Xenofeminism

Analysis of science and technology from radical leftist perspectives is often dreadfully dreary and dystopian, focusing on pessimistic narratives around job-killing automation and the planetary crisis of climate change.  So its quite nice to come across more optimistic pieces that imagine positive deployment of technology, and call for leftists to be proactive in taking charge of techno-scientific systems for progressive ends.

Last December, The New Inquiry published an interview with Helen Hester of Laboria Cuboniks, a small group of feminists from around the world who wrote “Xenofeminism: A Politics For Alienation” (warning: site may induce epilepsy), a polemic arguing for the positive use of technology to smash hierarchy and oppression, particularly as they relate to gender.  This could be seen as part of a diverse lineage of critical feminist analysis of technology, which includes classics like Donna Haraway’s “A Cyborg Manifesto: Science, technology, and socialist-feminism in the late twentieth century” [PDF], and the lesser known works of Italian Marxist-feminists like Tiziana Terranova, who has written on things like communist algorithms.

Xenofeminism casts itself as ruthlessly and unapologetically “anti-natural”, noting that the standard of naturality has often been used as a cudgel against marginalized and oppressed people, particularly when it comes to gender and sexuality.

The real emancipatory potential of technology remains unrealized. Fed by the market, its rapid growth is offset by bloat, and elegant innovation is surrendered to the buyer, whose stagnant world it decorates. Beyond the noisy clutter of commodified cruft, the ultimate task lies in engineering technologies to combat unequal access to reproductive and pharmacological tools, environmental cataclysm, economic instability, as well as dangerous forms of unpaid/underpaid labour.

The manifesto goes on to attack observed tendencies within the radical left to retreat from broad analysis and ambitious, large-scale projects, as well as to exist only within the realm of critique and analysis instead of concrete, practical action.  Xenofeminism also adopts a firmly “abolitionist” view with regards to gender, race, and class, while also rooting social hierarchy in capitalism.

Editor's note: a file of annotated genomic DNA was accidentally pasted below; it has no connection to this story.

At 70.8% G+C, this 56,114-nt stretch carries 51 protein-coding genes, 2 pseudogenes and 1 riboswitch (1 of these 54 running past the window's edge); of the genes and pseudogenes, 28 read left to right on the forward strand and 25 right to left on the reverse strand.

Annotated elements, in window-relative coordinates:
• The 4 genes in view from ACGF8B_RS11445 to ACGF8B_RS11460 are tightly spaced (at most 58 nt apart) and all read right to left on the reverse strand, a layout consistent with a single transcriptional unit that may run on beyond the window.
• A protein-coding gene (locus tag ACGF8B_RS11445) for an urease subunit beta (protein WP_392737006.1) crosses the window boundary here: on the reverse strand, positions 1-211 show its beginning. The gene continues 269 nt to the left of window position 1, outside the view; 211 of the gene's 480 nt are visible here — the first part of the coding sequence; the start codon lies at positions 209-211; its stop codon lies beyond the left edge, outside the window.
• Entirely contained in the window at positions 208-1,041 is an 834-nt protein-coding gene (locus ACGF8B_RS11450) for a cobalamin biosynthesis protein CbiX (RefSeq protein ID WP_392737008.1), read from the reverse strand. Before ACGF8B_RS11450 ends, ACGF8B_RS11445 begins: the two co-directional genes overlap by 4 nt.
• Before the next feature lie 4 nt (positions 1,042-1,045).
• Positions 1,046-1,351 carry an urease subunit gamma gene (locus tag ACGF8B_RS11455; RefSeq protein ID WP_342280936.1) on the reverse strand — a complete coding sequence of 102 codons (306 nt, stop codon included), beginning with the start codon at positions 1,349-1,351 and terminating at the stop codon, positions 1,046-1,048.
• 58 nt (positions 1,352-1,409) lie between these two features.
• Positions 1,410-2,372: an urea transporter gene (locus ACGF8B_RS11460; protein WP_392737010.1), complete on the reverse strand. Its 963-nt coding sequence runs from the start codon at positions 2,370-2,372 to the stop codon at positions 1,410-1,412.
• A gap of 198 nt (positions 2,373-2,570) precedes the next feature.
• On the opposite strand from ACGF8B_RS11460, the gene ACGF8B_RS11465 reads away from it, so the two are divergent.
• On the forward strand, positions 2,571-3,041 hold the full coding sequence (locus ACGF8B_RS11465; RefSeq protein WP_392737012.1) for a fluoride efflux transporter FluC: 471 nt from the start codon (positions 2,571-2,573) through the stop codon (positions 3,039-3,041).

Ultimately, every emancipatory abolitionism must incline towards the horizon of class abolitionism, since it is in capitalism where we encounter oppression in its transparent, denaturalized form: you’re not exploited or oppressed because you are a wage labourer or poor; you are a labourer or poor because you are exploited.

Specific comments on technological systems range from the relationship between architecture and gender, to the emancipatory potential of bio-engineering, all along peppered with demands for experimentation and ambition.

Without the foolhardy endangerment of lives, can we stitch together the embryonic promises held before us by pharmaceutical 3D printing (‘Reactionware’), grassroots telemedical abortion clinics, gender hacktivist and DIY-HRT forums, and so on, to assemble a platform for free and open source medicine?

All in all, the Xenofeminist manifesto is a nice bit of poetic polemicizing around an optimistic vision of technology and engineering.  In particular, I enjoyed the presence of an underlying philosophy that sees little distinction between the natural and the artificial, as a framework that I haven’t stumbled across in a long time, but that I’ve always personally leaned toward.

Its unclear whether the theory is connecting with any real organizing yet, but it certainly has a lot of potential to fit into a larger assemblage of left-wing struggles that are looking to appropriate and/or control technological development.

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